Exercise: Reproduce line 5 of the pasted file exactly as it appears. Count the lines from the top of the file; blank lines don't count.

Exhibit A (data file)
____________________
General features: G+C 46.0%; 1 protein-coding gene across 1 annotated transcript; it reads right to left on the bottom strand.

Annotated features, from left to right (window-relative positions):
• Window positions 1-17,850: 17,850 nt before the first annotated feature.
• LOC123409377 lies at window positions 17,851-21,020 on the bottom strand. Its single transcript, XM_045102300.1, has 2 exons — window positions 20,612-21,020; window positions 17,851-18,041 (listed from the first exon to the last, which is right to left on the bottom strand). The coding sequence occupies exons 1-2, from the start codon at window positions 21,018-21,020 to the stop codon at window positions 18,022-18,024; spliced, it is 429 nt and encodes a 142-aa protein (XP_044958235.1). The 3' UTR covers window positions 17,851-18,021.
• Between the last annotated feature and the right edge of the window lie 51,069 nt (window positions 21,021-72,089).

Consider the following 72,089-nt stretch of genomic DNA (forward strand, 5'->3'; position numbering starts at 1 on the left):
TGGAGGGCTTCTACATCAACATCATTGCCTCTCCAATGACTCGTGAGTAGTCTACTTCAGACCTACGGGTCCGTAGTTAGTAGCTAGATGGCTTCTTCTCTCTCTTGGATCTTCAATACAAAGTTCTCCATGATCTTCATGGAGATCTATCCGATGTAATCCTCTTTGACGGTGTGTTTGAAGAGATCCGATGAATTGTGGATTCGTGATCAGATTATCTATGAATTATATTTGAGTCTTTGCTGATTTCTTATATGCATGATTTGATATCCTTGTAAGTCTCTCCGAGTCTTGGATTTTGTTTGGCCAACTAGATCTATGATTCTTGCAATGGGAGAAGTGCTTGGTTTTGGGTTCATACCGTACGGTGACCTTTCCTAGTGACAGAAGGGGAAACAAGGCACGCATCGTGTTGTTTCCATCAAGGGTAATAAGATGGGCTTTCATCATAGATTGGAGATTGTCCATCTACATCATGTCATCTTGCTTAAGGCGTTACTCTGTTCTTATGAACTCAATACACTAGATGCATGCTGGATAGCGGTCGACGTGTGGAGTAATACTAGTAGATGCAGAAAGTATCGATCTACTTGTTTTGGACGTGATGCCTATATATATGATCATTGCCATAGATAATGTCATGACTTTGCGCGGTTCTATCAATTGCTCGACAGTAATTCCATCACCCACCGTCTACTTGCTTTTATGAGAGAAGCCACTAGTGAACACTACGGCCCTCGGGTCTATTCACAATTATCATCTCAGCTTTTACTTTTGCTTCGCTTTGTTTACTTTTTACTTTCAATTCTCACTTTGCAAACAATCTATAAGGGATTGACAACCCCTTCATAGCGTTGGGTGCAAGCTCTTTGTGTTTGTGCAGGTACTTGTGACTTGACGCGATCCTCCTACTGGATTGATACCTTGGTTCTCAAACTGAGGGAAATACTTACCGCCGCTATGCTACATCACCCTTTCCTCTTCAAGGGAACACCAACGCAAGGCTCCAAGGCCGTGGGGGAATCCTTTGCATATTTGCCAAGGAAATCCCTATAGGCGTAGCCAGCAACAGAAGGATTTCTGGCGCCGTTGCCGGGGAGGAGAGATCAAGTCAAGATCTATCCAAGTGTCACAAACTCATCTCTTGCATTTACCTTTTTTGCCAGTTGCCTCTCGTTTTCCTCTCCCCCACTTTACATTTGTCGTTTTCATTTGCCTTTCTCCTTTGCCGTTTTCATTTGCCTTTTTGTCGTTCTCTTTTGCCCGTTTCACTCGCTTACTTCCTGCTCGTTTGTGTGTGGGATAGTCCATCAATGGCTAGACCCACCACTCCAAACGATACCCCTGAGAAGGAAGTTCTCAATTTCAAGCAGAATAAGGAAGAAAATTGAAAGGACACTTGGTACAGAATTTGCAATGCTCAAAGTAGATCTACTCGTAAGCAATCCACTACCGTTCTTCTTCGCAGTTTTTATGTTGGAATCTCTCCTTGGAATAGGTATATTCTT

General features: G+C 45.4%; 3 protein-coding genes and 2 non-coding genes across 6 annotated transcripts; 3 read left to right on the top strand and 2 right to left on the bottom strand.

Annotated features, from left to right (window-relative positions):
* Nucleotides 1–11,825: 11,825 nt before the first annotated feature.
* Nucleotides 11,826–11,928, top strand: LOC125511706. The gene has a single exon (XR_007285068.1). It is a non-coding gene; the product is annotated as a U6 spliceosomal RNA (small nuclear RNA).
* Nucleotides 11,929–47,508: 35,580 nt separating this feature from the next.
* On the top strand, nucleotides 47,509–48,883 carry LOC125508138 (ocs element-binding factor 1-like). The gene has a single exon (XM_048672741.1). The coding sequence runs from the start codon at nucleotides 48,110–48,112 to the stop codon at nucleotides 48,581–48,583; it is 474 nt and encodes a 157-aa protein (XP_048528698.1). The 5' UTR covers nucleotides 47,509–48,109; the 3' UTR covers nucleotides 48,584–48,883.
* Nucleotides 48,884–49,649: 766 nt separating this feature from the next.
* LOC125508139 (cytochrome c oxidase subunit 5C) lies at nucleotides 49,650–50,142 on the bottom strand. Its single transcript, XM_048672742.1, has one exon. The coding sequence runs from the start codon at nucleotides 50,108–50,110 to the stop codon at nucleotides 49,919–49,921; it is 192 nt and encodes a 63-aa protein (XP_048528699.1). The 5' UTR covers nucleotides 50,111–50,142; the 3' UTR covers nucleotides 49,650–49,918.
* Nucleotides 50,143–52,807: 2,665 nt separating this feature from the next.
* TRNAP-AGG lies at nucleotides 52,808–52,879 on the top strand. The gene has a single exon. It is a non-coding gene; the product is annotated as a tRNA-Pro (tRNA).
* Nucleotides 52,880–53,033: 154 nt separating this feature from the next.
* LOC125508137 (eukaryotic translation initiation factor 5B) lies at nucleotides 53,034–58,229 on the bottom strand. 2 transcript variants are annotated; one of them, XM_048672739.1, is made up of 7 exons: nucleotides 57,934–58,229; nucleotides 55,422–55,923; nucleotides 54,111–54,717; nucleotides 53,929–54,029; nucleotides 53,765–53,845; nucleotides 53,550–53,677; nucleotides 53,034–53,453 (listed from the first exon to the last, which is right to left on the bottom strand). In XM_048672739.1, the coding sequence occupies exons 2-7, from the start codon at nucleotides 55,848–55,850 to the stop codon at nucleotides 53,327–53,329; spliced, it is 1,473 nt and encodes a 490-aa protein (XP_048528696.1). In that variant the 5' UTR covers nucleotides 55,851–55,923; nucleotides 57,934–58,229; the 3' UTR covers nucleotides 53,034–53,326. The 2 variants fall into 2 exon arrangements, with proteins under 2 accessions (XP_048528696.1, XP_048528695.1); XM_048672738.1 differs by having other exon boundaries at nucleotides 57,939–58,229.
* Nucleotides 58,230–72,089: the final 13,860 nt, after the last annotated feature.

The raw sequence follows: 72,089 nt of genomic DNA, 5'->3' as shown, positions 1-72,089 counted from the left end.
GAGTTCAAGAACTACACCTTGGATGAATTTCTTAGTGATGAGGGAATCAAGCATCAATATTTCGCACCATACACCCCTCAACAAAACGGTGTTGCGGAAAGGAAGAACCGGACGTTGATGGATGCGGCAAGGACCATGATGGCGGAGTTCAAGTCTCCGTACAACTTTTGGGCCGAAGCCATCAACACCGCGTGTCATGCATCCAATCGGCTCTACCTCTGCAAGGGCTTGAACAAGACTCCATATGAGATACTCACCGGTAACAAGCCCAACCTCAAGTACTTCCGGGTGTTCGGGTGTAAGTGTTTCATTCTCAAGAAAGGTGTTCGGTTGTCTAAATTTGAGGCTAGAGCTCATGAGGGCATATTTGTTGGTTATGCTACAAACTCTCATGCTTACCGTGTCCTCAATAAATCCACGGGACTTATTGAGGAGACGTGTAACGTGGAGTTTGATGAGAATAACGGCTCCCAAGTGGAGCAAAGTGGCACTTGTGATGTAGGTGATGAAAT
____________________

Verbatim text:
• Between the last annotated feature and the right edge of the window lie 51,069 nt (window positions 21,021-72,089).